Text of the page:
Paul Jones said...

Kristen,
WOOHOO! Sound the trumpets, roll out the carpet, and stand back boys. There's a new blogger in town! LOVE IT!

One of my favorite writers, Frederick Beuchner, once wrote that a person's true calling is found in that place where her great passion and the world's deepest need meet. And you've found it.

You have a voice, a true, sincere, vulnerable word that the world needs to hear. And whether the world has the good sense to know it or not, it is all the better for it.

I wouldn't even dream that what I had to say were unique or worth sharing if it wasn't for your constant encouragement. And, yeah, I'm diggin' that last paragraph, by the way. :)

Tickled to death to be one of part of those every day adventures of yours, only now I'm totally paranoid about my hero or villain status. Maybe I'll go write about it...

Shine on, sister!
(High 5 for A-5)
:)

Jennifer Bosworth said...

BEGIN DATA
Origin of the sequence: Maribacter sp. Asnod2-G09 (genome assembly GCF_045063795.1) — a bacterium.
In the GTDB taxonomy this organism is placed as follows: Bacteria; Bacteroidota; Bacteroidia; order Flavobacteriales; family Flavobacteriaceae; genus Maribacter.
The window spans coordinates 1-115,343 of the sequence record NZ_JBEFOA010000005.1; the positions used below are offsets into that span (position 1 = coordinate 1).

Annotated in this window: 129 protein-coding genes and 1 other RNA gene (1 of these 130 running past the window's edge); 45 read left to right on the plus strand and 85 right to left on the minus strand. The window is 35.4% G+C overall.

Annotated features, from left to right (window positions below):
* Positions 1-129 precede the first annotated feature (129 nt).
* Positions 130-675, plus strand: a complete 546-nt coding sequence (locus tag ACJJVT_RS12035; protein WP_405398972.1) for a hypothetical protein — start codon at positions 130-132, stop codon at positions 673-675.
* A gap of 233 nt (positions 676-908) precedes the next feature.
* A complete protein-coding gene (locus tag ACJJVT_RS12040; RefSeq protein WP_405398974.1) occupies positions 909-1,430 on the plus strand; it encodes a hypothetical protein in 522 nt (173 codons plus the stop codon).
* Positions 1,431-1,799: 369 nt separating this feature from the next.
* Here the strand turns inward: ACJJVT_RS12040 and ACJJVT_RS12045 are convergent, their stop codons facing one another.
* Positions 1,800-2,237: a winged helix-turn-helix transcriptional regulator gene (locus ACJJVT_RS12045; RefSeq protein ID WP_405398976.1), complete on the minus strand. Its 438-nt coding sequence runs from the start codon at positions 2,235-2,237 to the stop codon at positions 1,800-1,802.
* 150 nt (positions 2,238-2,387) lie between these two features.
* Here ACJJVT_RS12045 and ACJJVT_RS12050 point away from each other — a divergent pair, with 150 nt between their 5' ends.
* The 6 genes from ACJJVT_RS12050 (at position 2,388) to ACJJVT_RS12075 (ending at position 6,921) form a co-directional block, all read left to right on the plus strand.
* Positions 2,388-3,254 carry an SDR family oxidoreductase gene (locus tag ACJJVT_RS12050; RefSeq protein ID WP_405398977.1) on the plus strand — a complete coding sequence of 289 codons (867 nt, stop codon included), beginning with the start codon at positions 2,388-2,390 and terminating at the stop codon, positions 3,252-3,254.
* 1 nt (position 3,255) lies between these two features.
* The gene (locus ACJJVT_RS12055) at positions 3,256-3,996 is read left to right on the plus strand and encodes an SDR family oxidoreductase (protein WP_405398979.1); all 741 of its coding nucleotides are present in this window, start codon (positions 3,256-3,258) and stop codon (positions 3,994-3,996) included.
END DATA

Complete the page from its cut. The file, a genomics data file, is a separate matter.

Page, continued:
Love this post! Keep them coming!

Kristen Simmons said...

Paul, I would tell you if you were a hero or a villain, but that would ruin the end of the story. HIGH 5 for A5!!!

Thanks for the support Jennifer!

Lisa Tapp said...

Great post, Kristen! And so very true. I wonder what defining moment allows us to claim 'writer' as our status. Is it the first book? Multi-books? NYT best-sellers?

Stina Lindenblatt said...

Great post, Kristen! It is scary telling people you're a writer. Usually they ask if they've read anything I've written (even if I was published, how would I know what they've read?).

Some people will look at me like I've just told them I want to eat their head for dinner, especially when I tell them I write for teens. But I still tell people I'm a writer. I'm proud of what I do and how much I'm accomplished--which is far more than I accomplished as a drug rep.

annegreenwoodbrown said...

So clearly you're not alone on this. What's weirder--calling yourself (myself) an author! Still sounds bizarre to my ears.

Kristen Simmons said...

Lisa - yes, what will it take? Maybe not being able to answer is what strives us to be better? I don't know.